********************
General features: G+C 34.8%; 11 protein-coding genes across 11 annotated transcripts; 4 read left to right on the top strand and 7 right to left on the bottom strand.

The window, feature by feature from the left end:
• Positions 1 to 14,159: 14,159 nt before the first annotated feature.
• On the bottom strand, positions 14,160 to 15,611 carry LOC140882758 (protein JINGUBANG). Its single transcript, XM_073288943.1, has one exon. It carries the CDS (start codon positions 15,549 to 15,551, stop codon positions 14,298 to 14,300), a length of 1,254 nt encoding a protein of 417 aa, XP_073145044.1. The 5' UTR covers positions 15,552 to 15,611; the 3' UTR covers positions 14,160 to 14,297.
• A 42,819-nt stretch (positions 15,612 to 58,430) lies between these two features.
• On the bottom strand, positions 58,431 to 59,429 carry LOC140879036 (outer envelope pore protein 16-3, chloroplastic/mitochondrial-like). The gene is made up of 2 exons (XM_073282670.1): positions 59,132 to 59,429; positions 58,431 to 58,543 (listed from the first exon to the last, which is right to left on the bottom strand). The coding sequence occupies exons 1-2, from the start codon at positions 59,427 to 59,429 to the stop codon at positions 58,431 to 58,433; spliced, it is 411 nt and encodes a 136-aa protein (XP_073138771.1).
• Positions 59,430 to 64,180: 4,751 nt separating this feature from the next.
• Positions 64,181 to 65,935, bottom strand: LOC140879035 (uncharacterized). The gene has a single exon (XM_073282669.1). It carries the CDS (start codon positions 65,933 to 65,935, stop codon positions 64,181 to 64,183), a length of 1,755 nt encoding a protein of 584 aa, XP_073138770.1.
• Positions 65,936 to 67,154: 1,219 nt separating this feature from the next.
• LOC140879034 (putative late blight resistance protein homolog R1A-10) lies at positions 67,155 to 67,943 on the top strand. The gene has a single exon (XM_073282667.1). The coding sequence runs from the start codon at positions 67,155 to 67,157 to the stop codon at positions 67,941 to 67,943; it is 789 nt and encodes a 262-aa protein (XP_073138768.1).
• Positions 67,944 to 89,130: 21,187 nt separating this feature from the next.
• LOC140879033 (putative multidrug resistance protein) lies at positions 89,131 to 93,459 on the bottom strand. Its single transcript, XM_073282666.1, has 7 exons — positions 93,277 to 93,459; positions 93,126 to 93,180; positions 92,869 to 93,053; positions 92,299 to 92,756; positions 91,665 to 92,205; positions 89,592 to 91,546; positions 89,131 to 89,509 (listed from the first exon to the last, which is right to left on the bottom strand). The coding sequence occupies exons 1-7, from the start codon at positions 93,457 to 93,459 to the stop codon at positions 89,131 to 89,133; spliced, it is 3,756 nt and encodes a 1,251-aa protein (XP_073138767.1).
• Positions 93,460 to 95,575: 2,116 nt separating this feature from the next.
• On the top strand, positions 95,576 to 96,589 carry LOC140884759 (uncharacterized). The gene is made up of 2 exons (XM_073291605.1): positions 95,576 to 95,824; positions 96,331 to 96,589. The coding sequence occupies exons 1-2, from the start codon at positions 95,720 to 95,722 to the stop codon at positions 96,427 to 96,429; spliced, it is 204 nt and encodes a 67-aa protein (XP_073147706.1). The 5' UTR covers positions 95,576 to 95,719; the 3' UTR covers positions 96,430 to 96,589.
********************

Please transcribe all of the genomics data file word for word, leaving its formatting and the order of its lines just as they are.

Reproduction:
General features: G+C 34.8%; 11 protein-coding genes across 11 annotated transcripts; 4 read left to right on the top strand and 7 right to left on the bottom strand.

The window, feature by feature from the left end:
• Positions 1 to 14,159: 14,159 nt before the first annotated feature.
• On the bottom strand, positions 14,160 to 15,611 carry LOC140882758 (protein JINGUBANG). Its single transcript, XM_073288943.1, has one exon. It carries the CDS (start codon positions 15,549 to 15,551, stop codon positions 14,298 to 14,300), a length of 1,254 nt encoding a protein of 417 aa, XP_073145044.1. The 5' UTR covers positions 15,552 to 15,611; the 3' UTR covers positions 14,160 to 14,297.
• A 42,819-nt stretch (positions 15,612 to 58,430) lies between these two features.
• On the bottom strand, positions 58,431 to 59,429 carry LOC140879036 (outer envelope pore protein 16-3, chloroplastic/mitochondrial-like). The gene is made up of 2 exons (XM_073282670.1): positions 59,132 to 59,429; positions 58,431 to 58,543 (listed from the first exon to the last, which is right to left on the bottom strand). The coding sequence occupies exons 1-2, from the start codon at positions 59,427 to 59,429 to the stop codon at positions 58,431 to 58,433; spliced, it is 411 nt and encodes a 136-aa protein (XP_073138771.1).
• Positions 59,430 to 64,180: 4,751 nt separating this feature from the next.
• Positions 64,181 to 65,935, bottom strand: LOC140879035 (uncharacterized). The gene has a single exon (XM_073282669.1). It carries the CDS (start codon positions 65,933 to 65,935, stop codon positions 64,181 to 64,183), a length of 1,755 nt encoding a protein of 584 aa, XP_073138770.1.
• Positions 65,936 to 67,154: 1,219 nt separating this feature from the next.
• LOC140879034 (putative late blight resistance protein homolog R1A-10) lies at positions 67,155 to 67,943 on the top strand. The gene has a single exon (XM_073282667.1). The coding sequence runs from the start codon at positions 67,155 to 67,157 to the stop codon at positions 67,941 to 67,943; it is 789 nt and encodes a 262-aa protein (XP_073138768.1).
• Positions 67,944 to 89,130: 21,187 nt separating this feature from the next.
• LOC140879033 (putative multidrug resistance protein) lies at positions 89,131 to 93,459 on the bottom strand. Its single transcript, XM_073282666.1, has 7 exons — positions 93,277 to 93,459; positions 93,126 to 93,180; positions 92,869 to 93,053; positions 92,299 to 92,756; positions 91,665 to 92,205; positions 89,592 to 91,546; positions 89,131 to 89,509 (listed from the first exon to the last, which is right to left on the bottom strand). The coding sequence occupies exons 1-7, from the start codon at positions 93,457 to 93,459 to the stop codon at positions 89,131 to 89,133; spliced, it is 3,756 nt and encodes a 1,251-aa protein (XP_073138767.1).
• Positions 93,460 to 95,575: 2,116 nt separating this feature from the next.
• On the top strand, positions 95,576 to 96,589 carry LOC140884759 (uncharacterized). The gene is made up of 2 exons (XM_073291605.1): positions 95,576 to 95,824; positions 96,331 to 96,589. The coding sequence occupies exons 1-2, from the start codon at positions 95,720 to 95,722 to the stop codon at positions 96,427 to 96,429; spliced, it is 204 nt and encodes a 67-aa protein (XP_073147706.1). The 5' UTR covers positions 95,576 to 95,719; the 3' UTR covers positions 96,430 to 96,589.